Park Ave. it ain't!
Vincent Tesi | Brick, New Jersey | 07/21/2000
(4 out of 5 stars)
"In the film Dead End, the murky waters of Manhattan's East River served as an appropriate backdrop for the squalor that manifested itself within the conefines of tenament housing. City streets that offered little hope for the jobless, poor, and oppressed were truely "dead ends". Written by Lillian Hellman and directed by William Wyler, Dead End exposed the stark social and economic divisions between the affluent and the underpriveledged. Logistically, the film was easily adapted from Sidney Kingsley's stage play, as most of the scenes are shot within the shadows of Manhattan's East 53rd street highrises. Dead End is essentially about people and their relationship with the neighborhood that spawned them. Gangster Baby Face Martin ( Humphrey Bogart) returns to his old block seeking glorified acceptance from his mother, only to be rudely rebuffed. Plastic surgery may conceal Martin's outward identity, but his crimminal persona is clearly defined through his street wise and violent attitude towards survival. At first Martin basks in the limelight; preening with sharp suit, hat, and polished shoes. As if to make a social statement exclaiming the virtues and rewards of crime, Martin becomes an icon for a teenage street gang (The Dead End Kids). When Martin is shocked by his mother's repulsive behavior, he seeks out his old flame (Clair Trevor). When she reveals that she is now a prostitute, Martin once again becomes tormented that his homecoming is a lonely one. Sylvia Sydney plays Drina, a young unemployed woman struggling to forge an identity of her own while raising her teenage brother. Drina can only dream about escaping the confines of her depressing neighborhood, since her childhood beau ( Joel McCrea) has been enticed by a society girl ( Wendy Barrie) who resides in an exclusive penthouse overlooking the shoddy apartments that define Dead End. Huntz Hall, Gabriel Dell, Leo Gorcey, and the rest of the Dead End kids provide enough street talk to make an English teacher cringe with embarrassment. Is there a way out of Dead End? Most street toughs assumed a life of crime would free them from poverty. Others set up businesses relying on the patronage of tenanment residents to keep the bills paid. Others relied on marriage in hopes of "marrying up". Still others sought education as a way out. The year is 2000, and if you visit the streets of Manhattan above 110th street not much has changed since Wyler's 1937 film Dead End."
`Aren't they sweet?' `Yes, from a distance.'
Steven Hellerstedt | 05/14/2005
(4 out of 5 stars)
"William Wyler's DEAD END opens with a crane shot of the beautiful skyline of New York City before descending down to a festering tenement slum abutting an imposing, polished upper-class apartment that stands like a walled and guarded castle. Gentrification has hit the East Side.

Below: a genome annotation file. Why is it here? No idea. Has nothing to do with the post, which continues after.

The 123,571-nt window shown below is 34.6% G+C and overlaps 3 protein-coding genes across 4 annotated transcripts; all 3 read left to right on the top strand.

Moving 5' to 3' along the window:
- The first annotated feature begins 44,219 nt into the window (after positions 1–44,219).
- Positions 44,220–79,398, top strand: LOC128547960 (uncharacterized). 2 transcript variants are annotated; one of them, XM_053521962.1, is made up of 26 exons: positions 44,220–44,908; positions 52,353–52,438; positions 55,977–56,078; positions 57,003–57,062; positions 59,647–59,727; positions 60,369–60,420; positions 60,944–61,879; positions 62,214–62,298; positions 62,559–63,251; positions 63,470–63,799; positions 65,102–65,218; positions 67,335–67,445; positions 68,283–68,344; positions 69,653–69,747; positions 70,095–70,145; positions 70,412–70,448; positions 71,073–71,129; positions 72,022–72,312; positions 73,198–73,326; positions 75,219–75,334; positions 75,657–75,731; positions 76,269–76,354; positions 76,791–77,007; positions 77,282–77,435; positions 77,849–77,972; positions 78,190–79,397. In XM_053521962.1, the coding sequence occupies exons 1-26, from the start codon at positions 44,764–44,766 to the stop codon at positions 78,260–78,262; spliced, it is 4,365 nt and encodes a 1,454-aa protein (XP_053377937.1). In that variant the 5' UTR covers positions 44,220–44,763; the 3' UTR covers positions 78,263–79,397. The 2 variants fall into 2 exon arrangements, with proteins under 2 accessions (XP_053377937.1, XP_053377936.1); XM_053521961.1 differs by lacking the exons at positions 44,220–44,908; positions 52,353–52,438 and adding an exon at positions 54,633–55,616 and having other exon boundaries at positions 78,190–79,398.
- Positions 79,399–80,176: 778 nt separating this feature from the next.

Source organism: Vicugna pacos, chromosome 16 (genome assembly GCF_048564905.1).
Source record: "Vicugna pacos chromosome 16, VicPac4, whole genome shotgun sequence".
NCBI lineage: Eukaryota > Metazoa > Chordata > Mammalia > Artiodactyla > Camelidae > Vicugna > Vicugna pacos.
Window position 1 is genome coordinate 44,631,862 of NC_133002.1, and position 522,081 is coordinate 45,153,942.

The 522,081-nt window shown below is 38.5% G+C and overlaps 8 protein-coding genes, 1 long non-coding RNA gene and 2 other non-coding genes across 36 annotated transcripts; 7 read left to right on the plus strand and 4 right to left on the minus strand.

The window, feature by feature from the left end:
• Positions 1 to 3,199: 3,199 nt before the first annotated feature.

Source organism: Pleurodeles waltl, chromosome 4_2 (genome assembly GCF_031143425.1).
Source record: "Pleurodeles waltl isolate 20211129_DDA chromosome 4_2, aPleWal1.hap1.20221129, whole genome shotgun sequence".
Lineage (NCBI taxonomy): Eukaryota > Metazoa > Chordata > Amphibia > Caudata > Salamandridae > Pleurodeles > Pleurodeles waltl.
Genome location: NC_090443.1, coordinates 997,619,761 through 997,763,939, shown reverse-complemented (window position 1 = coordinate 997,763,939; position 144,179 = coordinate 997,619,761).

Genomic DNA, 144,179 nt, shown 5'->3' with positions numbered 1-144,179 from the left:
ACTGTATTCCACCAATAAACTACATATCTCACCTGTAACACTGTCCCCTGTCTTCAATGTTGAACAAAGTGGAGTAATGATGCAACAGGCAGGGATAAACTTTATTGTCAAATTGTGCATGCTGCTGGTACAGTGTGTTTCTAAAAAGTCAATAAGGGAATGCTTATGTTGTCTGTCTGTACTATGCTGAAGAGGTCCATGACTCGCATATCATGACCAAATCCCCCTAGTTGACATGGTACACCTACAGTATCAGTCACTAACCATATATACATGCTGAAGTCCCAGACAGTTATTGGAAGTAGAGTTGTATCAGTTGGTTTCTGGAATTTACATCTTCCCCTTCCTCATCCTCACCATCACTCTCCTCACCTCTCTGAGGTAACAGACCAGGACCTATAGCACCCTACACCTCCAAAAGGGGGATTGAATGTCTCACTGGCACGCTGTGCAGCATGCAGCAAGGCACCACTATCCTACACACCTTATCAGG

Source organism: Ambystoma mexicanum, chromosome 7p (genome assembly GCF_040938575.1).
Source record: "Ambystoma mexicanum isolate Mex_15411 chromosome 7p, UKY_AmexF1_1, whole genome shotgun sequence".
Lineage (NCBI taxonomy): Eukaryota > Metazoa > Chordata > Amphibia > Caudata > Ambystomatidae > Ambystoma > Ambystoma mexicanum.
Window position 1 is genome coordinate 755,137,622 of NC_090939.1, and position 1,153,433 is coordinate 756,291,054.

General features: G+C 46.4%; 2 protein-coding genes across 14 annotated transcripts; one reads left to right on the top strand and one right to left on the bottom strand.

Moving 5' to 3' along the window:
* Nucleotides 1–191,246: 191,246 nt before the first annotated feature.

DEAD END is about poverty and crime, an examination of the social roots of that obsession of `30's movies, gangsterism. DEAD END is also the movie that first foisted the Dead End/East End/Bowery Boys on the movie-going audience. Before settling into a mediocre and prolific b-movie career in the `40s and `50s, the studios paired the Boys with a number of tough guy stars - Humphrey Bogart, James Cagney, John Garfield. Of all the combinations this one is the most successful, in my opinion. At any rate, the Boys are more restrained, for once their schtick subservient to the script and the movie.
The rich moving in next door to the poor created tensions that attracted the attention of playwrights and Hollywood. The poor worry about labor strikes and putting food on the table. The rich practice their French at the breakfast table and hold swank parties deep into the morning. Drina Gordon (Sylvia Sidney) and Dave Connell (Joel McCrea) are two poor people who want a better life, want out of the slums. Although hard-working and educated, Connell has a college degree in architecture, they're stuck in a dead end, mired in hopelessness. The quickest out, of course, is through crime. `Baby Face' Martin (Humphrey Bogart) is a success story, of sorts. A famous gangster who dresses as good as the swells in the castle, Martin wants back in - at least in enough to enjoy a mother's warm welcome or a reunion with an old love who didn't become a prostitute and isn't suffering from late-stage syphilis. Claire Trevor's Francey plays Martin's old flame, and with the censorship of the day it takes a little effort and imagination to connect the dots and make sense of things when Bogart recoils in horror.
DEAD END still entertains. Don't be too fooled by the dvd cover art. Bogart is the third lead in this movie, and the main story takes place between the Sidney and McCrea characters. This urban melodrama is less about crime than the root causes of crime, and everyone is on the top of their game. Strongly recommended.
Bogie and The Dead End Kids
HardyBoys.us | Long Island USA | 06/15/2003
(5 out of 5 stars)
"This is the film that propelled the Dead End Kids (Leo Gorcey, Huntz Hall, Bobby Jordan et al) to stardom.
Humphrey Bogart portrays a gangster who returns to his old neighborhood only to come to grief.
The Dead End Kids portray slum kids living right next door to the luxurious apartment houses of the rich.
Sylvia Sidney and Joel McCrea are the star-crossed lovers who try to battle their way out of the slums.
Gangster melodrama at its finest!"